Thursday, June 1, 2017

Lesson #267: Score One for Brick and Mortar Retail--An Disaster Case Study

Posted By: George Deeb - 6/01/2017


& Comment

It is no surprise that the internet has been killing offline retail.  Gone are chains like Blockbuster, Borders, and Sports Authority, to name a few. And, the blodshed is far from over, with chains like Sears, Macy's and JC Penney hanging on for dear life.  They just can't compete with the internet prices, that don't have to cover the huge investment in brick and mortar real estate, inventory and employees.  Is there any retail category that is safe from the internet's death grip . . . I may have found one!!


I recently needed a new pair of eyeglasses.  I went to my local LensCrafters store for my eye exam and to browse new frames.  But, I did something I had never done before at an optical store, which I always had done in other stores . . . I wrote down the SKU of the frames and started searching for them online when I got home.

And, for good reason.  The same Polo brand frames I has seen at LensCrafters for $250, were available online for half the price of $125 from several vendors I had never heard of.  After doing a little online research, I felt was worth giving a shot (despite their brand name, as I assumed they started in contacts and evolved into glasses too).  Online they made it pretty simple.  I could easily enter my prescription, they showed me how to measure my pupil distance and gave me a wide range of lenses to choose from.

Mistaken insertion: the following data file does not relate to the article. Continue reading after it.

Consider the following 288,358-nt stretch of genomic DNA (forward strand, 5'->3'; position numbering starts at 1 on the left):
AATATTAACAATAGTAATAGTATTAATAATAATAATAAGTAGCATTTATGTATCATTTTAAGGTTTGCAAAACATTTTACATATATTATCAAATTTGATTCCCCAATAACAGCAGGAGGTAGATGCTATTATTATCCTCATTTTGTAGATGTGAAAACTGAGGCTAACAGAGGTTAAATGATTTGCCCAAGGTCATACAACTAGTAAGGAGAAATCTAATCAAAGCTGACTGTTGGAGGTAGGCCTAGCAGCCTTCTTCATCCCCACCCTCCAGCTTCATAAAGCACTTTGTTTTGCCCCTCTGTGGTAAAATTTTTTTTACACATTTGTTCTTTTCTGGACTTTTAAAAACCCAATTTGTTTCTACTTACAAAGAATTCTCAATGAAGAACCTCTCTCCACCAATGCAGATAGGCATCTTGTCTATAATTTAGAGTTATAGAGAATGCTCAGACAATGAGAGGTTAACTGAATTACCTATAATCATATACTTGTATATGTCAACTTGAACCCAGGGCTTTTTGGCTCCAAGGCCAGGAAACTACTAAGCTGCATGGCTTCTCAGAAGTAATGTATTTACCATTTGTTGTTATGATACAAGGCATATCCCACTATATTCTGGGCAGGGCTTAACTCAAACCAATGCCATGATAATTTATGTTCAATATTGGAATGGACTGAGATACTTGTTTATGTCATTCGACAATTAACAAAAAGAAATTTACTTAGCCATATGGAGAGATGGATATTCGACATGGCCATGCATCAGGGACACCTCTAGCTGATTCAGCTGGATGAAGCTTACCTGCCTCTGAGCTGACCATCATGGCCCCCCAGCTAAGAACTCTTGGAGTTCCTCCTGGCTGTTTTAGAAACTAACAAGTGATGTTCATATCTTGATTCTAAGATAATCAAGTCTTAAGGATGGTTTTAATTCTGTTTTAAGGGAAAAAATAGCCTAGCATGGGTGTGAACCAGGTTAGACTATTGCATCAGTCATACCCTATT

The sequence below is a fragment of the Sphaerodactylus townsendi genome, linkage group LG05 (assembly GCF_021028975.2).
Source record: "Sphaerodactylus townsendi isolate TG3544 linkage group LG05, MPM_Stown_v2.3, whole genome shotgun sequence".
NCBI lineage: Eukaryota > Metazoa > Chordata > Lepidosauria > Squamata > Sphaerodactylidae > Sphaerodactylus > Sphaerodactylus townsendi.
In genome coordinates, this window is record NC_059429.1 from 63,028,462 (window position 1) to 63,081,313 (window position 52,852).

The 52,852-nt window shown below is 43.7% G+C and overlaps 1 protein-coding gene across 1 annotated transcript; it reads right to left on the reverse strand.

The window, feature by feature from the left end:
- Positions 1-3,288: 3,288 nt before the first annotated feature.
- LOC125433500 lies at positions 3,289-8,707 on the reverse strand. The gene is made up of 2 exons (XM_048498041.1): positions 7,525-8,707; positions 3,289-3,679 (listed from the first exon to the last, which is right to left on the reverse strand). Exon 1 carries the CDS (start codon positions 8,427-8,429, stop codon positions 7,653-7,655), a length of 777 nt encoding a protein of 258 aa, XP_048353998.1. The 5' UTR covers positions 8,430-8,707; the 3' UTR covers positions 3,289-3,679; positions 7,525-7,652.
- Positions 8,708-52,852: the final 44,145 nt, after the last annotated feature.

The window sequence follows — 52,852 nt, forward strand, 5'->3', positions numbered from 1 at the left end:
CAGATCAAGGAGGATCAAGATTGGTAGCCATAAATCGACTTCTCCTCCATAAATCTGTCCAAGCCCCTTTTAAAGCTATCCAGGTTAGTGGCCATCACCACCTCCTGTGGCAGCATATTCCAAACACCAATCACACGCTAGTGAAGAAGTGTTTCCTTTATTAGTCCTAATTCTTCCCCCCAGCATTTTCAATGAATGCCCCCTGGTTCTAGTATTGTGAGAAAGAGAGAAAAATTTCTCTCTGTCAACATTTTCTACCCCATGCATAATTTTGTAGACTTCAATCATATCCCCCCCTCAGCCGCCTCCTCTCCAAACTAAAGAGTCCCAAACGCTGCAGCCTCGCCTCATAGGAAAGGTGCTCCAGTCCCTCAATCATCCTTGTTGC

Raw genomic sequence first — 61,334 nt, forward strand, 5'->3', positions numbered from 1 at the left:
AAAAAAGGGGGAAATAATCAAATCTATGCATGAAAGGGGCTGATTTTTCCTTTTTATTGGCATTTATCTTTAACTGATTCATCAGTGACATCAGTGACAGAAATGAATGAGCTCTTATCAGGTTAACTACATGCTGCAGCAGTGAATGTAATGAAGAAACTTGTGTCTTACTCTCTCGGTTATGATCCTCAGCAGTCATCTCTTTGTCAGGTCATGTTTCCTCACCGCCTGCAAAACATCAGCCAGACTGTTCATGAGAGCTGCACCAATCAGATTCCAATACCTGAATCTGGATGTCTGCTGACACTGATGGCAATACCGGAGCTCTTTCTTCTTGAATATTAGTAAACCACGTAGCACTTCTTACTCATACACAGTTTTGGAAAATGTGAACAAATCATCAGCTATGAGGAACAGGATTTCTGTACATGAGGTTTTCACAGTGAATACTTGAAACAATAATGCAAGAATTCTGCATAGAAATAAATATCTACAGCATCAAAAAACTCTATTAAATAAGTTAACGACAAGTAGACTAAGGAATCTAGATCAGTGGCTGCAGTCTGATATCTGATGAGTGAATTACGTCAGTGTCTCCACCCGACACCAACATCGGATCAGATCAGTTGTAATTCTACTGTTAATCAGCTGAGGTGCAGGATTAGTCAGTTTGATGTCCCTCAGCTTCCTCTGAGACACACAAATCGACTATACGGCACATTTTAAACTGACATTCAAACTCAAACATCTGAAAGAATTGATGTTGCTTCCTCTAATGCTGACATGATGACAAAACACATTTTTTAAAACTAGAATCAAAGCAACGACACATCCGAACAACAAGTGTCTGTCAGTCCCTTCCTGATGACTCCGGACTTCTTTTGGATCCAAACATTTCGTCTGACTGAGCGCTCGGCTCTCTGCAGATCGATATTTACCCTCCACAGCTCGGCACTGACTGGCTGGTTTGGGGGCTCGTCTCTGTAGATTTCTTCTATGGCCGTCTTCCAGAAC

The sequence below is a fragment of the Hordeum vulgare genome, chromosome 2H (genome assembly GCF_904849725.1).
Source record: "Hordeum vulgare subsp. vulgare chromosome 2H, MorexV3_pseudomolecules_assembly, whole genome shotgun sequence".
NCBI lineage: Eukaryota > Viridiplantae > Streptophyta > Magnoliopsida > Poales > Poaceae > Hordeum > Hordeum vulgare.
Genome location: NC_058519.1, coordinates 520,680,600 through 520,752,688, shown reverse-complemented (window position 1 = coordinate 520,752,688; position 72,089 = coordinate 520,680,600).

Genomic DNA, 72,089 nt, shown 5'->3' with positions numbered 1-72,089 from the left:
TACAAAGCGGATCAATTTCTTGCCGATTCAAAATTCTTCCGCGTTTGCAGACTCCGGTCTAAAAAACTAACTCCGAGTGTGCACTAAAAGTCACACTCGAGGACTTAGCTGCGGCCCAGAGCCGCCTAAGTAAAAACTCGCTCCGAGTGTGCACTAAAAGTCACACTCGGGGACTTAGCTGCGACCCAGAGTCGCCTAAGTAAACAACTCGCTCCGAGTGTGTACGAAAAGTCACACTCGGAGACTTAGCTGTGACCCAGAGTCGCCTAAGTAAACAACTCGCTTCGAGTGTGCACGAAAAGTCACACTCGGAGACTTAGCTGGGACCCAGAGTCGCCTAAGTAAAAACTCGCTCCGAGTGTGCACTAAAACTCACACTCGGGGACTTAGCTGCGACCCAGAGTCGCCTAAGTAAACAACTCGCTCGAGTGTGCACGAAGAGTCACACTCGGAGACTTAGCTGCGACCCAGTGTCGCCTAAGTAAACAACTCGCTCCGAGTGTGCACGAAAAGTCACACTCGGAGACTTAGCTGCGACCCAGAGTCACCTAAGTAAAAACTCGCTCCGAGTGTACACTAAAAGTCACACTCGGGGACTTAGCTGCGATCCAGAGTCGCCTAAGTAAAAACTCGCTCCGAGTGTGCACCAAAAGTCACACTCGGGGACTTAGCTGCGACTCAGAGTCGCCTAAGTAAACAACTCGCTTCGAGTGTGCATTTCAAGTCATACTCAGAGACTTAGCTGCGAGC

I picked their most expensive lenses, at $199, assuming they were going to be the best, with all the bells and whistles needed, like anti-reflective coatings, thin construction and crystal clear definition.  I paid for the transaction on March 23, sat back and waited for my new glasses to arrive.


I got a call the next day from an optometrist that said he worked for saying that he had my prescription and all looked good, and asked if I had any questions.  I thought that was a nice touch, and I felt that I was in good hands.  Although, I did find it strange that the caller ID came in as a different company name called Sharper Image.  I assumed had subcontracted the fulfillment to a local optometrist, which was fine given the price savings I was getting.